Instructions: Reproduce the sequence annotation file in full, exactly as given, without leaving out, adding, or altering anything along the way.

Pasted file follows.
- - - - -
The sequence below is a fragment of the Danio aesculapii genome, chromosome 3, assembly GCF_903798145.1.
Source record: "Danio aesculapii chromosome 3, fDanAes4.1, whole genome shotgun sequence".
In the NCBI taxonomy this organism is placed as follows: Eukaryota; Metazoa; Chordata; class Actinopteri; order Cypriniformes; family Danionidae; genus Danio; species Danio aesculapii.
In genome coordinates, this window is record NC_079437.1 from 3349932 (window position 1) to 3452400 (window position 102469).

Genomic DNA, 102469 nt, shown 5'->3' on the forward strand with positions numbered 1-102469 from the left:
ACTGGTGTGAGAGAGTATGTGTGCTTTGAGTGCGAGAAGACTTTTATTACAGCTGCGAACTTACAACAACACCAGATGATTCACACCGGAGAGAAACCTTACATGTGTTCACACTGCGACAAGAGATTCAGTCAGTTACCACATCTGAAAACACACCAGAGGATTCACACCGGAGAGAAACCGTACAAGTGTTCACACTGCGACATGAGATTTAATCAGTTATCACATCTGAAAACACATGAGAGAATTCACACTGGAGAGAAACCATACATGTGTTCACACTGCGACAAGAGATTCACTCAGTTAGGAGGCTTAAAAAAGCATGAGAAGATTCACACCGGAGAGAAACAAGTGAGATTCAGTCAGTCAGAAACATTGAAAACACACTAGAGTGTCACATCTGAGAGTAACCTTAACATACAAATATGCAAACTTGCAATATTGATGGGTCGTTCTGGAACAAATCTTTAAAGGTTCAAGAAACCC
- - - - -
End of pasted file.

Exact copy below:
The sequence below is a fragment of the Danio aesculapii genome, chromosome 3, assembly GCF_903798145.1.
Source record: "Danio aesculapii chromosome 3, fDanAes4.1, whole genome shotgun sequence".
In the NCBI taxonomy this organism is placed as follows: Eukaryota; Metazoa; Chordata; class Actinopteri; order Cypriniformes; family Danionidae; genus Danio; species Danio aesculapii.
In genome coordinates, this window is record NC_079437.1 from 3349932 (window position 1) to 3452400 (window position 102469).

Genomic DNA, 102469 nt, shown 5'->3' on the forward strand with positions numbered 1-102469 from the left:
ACTGGTGTGAGAGAGTATGTGTGCTTTGAGTGCGAGAAGACTTTTATTACAGCTGCGAACTTACAACAACACCAGATGATTCACACCGGAGAGAAACCTTACATGTGTTCACACTGCGACAAGAGATTCAGTCAGTTACCACATCTGAAAACACACCAGAGGATTCACACCGGAGAGAAACCGTACAAGTGTTCACACTGCGACATGAGATTTAATCAGTTATCACATCTGAAAACACATGAGAGAATTCACACTGGAGAGAAACCATACATGTGTTCACACTGCGACAAGAGATTCACTCAGTTAGGAGGCTTAAAAAAGCATGAGAAGATTCACACCGGAGAGAAACAAGTGAGATTCAGTCAGTCAGAAACATTGAAAACACACTAGAGTGTCACATCTGAGAGTAACCTTAACATACAAATATGCAAACTTGCAATATTGATGGGTCGTTCTGGAACAAATCTTTAAAGGTTCAAGAAACCC